Confusion at the Ventura County Star: Private Sector Socialism?

There's lazy writing, and then there's lazy writing. The first sort happens to everyone to writes regularly, and hopefully is something you try not to repeat but otherwise shrug off. But the second kind of piece stands a chance of haunting you, of becoming the example people choose when they argue that you don't know what you're talking about. For a great illustration of what deeply lazy writing looks like, we need look no further than Timm Herdt's latest offering in the Ventura County Star.

If there's any rule that's almost universally true in policy analysis, it's that everyone's IQ drops 50 points the moment they begin discussing health care. And most bad health policy writing follows the same basic plan: start with a completely unwarranted and misleading assumption, then follow it through to its logical conclusion. In Herdt's case, the basic assumption is that insurance is a socialist concept, and private insurance constitutes "private-sector socialism." He writes: "The concept is elegantly socialistic: Individuals make regular payments into a collective pool of money, and when any among them suffer a loss they can tap into that collective pool for assistance in their time of need." As such, he's ecstatic that Jerry Brown signed SB 946, which requires private insurers to cover behavioral treatments for autism. In his view, it's improper for insurers to refuse to cover a treatment someone thinks is necessary, even though health plans estimate the mandate will add $850 million to the cost of providing health insurance next year. "Whatever the cost, it will have to be borne because it is part of the collective contract upon which insurance is based. . . The model of private-sector socialism just doesn't work when one party regularly cashes the monthly checks from the other, then arbitrarily decides it doesn't have to uphold its part of the bargain."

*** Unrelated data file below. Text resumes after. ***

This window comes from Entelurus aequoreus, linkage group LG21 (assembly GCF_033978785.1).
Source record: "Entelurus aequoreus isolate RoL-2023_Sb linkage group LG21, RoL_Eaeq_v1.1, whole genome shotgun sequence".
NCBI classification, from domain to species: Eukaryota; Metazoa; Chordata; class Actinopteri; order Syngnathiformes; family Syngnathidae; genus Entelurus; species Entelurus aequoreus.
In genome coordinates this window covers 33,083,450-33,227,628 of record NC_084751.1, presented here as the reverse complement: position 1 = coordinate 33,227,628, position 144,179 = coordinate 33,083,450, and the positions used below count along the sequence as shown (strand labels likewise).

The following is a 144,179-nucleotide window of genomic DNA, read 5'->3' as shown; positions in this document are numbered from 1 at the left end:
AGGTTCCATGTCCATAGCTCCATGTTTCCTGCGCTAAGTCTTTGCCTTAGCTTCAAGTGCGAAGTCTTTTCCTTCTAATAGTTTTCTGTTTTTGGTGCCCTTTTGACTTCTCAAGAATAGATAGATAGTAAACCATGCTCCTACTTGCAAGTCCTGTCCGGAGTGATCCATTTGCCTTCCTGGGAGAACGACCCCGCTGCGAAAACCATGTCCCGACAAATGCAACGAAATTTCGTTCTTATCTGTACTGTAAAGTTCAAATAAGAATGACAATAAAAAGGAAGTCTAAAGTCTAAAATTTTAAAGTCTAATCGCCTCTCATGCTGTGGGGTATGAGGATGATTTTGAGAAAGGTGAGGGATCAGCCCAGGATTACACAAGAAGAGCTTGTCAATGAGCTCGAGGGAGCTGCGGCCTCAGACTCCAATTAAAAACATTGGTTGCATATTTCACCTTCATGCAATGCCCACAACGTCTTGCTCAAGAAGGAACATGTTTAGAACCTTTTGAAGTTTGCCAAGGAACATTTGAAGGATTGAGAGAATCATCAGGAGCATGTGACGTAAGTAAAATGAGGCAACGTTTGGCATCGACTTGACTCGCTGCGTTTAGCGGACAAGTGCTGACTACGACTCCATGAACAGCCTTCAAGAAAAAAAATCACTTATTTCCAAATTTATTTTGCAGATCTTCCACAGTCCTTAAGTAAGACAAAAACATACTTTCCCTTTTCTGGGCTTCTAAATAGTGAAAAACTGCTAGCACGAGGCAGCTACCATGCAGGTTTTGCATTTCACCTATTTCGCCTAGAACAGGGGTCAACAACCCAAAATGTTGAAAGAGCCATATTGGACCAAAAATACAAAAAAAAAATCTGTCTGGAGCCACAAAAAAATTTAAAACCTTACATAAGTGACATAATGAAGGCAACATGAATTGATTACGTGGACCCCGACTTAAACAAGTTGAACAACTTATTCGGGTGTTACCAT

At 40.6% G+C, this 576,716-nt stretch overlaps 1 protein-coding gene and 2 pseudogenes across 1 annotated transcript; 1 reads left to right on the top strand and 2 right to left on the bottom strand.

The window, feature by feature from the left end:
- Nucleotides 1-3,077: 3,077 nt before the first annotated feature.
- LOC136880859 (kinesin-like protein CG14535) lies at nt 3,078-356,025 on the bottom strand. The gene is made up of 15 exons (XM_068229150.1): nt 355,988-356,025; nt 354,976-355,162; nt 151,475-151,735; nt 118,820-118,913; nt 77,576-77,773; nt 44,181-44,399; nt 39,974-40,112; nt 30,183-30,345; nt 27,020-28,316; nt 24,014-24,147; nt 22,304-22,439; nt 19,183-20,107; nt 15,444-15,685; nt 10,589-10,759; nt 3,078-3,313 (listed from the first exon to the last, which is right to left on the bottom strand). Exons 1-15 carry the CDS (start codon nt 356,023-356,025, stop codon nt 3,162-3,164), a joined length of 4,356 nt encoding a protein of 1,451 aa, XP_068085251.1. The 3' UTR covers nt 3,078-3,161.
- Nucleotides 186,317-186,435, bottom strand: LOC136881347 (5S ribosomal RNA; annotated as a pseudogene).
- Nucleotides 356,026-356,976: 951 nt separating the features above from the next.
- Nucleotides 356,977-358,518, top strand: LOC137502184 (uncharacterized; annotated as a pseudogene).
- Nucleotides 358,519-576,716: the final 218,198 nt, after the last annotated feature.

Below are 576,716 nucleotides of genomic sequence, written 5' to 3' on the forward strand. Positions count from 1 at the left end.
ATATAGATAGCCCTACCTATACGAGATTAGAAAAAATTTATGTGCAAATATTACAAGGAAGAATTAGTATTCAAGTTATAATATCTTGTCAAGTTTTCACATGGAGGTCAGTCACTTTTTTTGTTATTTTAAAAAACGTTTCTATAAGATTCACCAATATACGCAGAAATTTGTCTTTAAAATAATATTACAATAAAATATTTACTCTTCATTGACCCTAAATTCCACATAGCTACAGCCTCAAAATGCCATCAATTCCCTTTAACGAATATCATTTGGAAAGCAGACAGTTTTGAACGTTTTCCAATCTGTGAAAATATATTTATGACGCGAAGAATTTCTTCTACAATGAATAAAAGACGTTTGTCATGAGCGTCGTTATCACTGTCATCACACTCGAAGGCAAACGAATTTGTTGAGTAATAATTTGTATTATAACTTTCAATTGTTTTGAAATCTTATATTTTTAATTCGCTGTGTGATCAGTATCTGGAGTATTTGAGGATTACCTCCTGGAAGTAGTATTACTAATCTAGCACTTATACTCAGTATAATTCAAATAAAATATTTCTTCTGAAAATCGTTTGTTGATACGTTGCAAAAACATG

There's so much muddled thinking here that we hardly know where to begin. Health insurers aren't in business to be Santa Claus; they're in business to profit by agreeing to pay part of the cost of your health care, in exchange for regular payments. The share they're willing to pay, as well as what treatments they're willing to cover, is part of the agreement they make with plan members. Yet Herdt, like the villian in an Ayn Rand novel, would have you believe that the agreement obligates the insurer to pay any claim a member makes, because, you know, to each according to their need. But no insurer in their right mind would enter into such a contract. Herdt also fails to grasp a very basic problem with health insurance that makes his vision of "private-sector socialism" impossible to achieve: moral hazard. The equivalence he attempts to draw between homeowners' and health insurance is laughable: no one buying homeowners' insurance becomes more likely to burn down their home, but almost everyone with health insurance is more likely to make claims on their benefits. When it comes to being able to pay for something you want using someone else's money, few people define their "needs" very strictly. Which is why private-sector socialism doesn't work much better than the traditional variety.

Tuesday, October 11, 2011

Redevelopment Debts Backfiring on Fresno